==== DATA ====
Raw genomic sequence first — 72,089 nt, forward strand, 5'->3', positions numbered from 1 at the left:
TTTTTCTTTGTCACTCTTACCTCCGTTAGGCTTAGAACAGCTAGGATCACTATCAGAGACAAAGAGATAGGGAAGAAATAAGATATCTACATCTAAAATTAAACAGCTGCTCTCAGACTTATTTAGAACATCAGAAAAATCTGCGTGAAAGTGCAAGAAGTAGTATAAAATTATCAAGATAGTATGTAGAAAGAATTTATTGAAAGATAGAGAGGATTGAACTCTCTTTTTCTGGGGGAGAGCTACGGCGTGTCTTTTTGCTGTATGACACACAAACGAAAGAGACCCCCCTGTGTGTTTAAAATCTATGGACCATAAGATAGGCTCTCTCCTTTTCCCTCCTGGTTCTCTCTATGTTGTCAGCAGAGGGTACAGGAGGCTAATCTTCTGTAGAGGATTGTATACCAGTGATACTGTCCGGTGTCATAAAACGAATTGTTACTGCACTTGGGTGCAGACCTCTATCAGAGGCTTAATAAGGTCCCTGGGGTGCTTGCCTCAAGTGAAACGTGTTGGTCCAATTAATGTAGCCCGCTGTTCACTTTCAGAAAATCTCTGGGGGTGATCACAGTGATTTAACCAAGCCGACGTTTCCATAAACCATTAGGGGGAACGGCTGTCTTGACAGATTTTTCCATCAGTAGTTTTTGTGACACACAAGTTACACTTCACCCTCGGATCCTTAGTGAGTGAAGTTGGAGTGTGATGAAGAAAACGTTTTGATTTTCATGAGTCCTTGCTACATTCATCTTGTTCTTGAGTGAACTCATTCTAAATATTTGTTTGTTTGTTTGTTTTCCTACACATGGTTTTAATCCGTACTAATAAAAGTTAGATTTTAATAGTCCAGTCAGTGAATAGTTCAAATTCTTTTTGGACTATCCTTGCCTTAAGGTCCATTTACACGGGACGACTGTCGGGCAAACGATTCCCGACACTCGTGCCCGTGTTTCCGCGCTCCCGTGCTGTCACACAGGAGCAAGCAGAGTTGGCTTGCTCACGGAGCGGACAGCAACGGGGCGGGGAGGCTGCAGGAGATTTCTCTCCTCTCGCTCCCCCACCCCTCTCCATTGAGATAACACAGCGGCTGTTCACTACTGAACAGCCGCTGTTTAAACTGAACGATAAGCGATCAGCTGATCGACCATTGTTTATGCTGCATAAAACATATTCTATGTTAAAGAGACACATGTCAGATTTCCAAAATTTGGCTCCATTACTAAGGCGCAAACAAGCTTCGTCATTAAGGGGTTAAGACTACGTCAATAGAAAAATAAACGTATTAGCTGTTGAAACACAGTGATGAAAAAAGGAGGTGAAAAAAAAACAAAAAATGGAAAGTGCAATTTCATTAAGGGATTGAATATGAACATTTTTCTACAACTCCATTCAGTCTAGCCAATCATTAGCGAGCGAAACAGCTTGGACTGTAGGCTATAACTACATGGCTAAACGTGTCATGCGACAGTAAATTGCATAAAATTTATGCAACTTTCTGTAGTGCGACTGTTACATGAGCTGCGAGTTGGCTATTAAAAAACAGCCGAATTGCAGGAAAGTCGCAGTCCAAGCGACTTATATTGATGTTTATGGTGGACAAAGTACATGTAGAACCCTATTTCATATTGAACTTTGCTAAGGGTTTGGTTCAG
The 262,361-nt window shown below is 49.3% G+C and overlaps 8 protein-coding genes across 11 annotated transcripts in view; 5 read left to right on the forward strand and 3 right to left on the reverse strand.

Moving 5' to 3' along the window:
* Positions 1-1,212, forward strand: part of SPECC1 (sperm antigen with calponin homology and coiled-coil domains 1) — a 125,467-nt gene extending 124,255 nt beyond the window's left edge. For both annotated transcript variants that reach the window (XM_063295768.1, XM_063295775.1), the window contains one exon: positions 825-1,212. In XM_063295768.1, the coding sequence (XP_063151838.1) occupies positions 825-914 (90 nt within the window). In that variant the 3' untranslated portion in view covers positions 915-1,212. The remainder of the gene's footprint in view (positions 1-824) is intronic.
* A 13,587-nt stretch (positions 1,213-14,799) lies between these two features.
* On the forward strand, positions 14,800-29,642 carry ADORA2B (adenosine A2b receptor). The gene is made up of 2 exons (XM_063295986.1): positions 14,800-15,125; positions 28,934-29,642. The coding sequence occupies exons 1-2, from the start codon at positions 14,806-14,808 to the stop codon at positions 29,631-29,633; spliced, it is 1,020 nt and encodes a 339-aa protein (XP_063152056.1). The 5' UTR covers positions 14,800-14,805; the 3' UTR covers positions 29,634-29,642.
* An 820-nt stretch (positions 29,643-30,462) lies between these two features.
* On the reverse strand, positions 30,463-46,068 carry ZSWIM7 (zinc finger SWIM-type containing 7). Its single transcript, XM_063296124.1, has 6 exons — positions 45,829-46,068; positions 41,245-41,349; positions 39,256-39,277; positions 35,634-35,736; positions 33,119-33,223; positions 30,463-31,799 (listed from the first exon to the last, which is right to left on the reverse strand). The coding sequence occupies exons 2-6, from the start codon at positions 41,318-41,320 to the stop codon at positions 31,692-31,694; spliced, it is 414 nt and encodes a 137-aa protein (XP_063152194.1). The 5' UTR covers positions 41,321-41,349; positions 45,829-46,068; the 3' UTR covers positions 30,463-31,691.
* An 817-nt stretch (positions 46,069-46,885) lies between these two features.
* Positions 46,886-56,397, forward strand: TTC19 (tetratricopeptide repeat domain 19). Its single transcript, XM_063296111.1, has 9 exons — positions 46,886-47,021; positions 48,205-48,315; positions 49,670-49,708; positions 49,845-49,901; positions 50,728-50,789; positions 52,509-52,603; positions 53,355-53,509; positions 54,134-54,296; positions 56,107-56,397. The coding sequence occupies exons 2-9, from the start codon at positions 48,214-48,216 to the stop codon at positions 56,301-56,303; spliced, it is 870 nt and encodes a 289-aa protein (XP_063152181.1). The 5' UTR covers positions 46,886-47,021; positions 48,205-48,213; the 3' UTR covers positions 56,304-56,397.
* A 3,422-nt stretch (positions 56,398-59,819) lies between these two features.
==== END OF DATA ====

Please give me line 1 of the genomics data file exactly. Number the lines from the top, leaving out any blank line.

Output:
Raw genomic sequence first — 72,089 nt, forward strand, 5'->3', positions numbered from 1 at the left: